Black widow binaries get their name from the infamous spiders who devour their mates after copulation (although this tends to be more of an exception than the rule). These binary systems consist of a fast-spinning neutron star, known as a pulsar, along with a nearby companion star. The neutron star steadily feeds on its neighbor, eventually killing it.
So far, astronomers have discovered only about two dozen black widow binaries in the Milky Way. But now, a new candidate is opening up new avenues for finding these cannibalistic systems.
Located some 3,000 light-years away, ZTF J1406+1222 has the shortest known orbit of any black widow binary: 62 minutes. But what also makes this system unique is that it contains a third star that circles the central pair every 10,000 years. The discovery was published in Nature on May 4.
Most black widow binaries are believed to have formed within globular clusters. These clusters are dense and filled with thousands to millions of older stars.
In the case of ZTF J1406+1222, the cluster may have fallen to the center of the Milky Way. There, gravity from Sagittarius A* — the supermassive black hole at the heart of our galaxy — ripped the globular apart. However, the triple black widow system managed to survive the onslaught.
“It’s a complicated birth scenario,” lead author Kevin Burdge said in a press release. “This system has probably been floating around in the Milky Way for longer than the Sun has been around.”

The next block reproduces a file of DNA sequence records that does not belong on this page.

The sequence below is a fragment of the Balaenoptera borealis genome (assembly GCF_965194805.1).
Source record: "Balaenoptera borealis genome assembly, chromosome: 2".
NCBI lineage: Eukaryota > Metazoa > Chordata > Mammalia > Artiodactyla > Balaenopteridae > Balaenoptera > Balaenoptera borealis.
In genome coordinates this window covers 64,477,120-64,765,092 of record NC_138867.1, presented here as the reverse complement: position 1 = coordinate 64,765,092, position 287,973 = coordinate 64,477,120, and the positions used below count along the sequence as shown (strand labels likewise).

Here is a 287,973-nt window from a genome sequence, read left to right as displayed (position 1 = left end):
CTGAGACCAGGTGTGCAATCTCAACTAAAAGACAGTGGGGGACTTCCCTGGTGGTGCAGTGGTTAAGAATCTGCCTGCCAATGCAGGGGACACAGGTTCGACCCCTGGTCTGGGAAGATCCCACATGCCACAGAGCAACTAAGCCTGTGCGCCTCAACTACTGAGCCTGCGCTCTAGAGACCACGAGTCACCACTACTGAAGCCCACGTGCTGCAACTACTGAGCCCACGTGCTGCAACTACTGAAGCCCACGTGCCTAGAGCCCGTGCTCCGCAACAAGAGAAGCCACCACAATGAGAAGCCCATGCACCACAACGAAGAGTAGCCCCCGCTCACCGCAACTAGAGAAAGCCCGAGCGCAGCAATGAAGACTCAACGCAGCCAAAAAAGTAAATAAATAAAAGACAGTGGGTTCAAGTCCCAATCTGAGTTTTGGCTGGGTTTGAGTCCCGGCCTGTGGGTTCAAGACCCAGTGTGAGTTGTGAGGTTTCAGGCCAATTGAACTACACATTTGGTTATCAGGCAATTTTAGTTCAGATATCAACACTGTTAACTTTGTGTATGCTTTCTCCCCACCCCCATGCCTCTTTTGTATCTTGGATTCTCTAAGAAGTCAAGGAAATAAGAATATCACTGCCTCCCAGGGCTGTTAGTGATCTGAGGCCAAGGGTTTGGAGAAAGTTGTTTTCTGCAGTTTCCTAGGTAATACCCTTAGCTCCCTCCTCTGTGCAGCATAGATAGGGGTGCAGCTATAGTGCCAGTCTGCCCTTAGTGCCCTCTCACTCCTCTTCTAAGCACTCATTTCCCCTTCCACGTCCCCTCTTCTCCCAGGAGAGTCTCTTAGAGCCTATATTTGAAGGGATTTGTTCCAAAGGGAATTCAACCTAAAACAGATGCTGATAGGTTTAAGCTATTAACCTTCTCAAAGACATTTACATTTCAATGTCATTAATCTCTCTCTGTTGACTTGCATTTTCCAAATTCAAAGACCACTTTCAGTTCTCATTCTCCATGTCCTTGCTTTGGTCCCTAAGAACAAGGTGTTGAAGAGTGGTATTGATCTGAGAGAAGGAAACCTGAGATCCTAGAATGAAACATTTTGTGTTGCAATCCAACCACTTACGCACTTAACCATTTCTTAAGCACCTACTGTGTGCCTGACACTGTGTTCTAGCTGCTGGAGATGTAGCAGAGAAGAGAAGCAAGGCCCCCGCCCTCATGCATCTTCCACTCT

Beacon in the sky
Normally, scientists spot black widow binaries thanks to ample gamma rays and X-rays emitted from the pulsar. Every other such system has been found in this manner. But Burdge had another idea for finding these elusive pairs: searching for them in optical light.
Without a companion, pulsars will spin down, quickly burning through their energy. But with a nearby companion, they can siphon extra material from the second star, extending their lifetime. The new material reenergizes the pulsar, causing it to spin faster. It also makes the pulsar radiate extreme doses of energy, which serve to strip more and more material from its companion.
In the interim however, the companion’s dayside — the one facing the pulsar — glows brighter and hotter thanks to the extra doses of radiation it receives. “I thought, instead of looking directly for the pulsar, try looking for the star that it’s cooking,” said Burdge.
A periodically brightening star, Burdge realized, would be a beacon signaling a potential black widow binary. And sure enough, after testing the new method on previously discovered systems, the team spotted a different star brightening by a factor of 13 every 62 minutes.
ZTF J1406+1222 is still only a candidate, however. While the optical technique has proven successful with known black widow binaries, the newfound system did not reveal its widow status through the typical means: gamma or X-rays from the pulsar.
“The one thing we know for sure is that we see a star with a day side that’s much hotter than the night side, orbiting around something every 62 minutes,” Burdge says. “Everything seems to point to it being a black widow binary. But there are a few weird things about it, so it’s possible it’s something entirely new.”
To get to the bottom of this cosmic mystery, the team is planning to continue scrutinizing the system, as well as hunt for more black widows like it.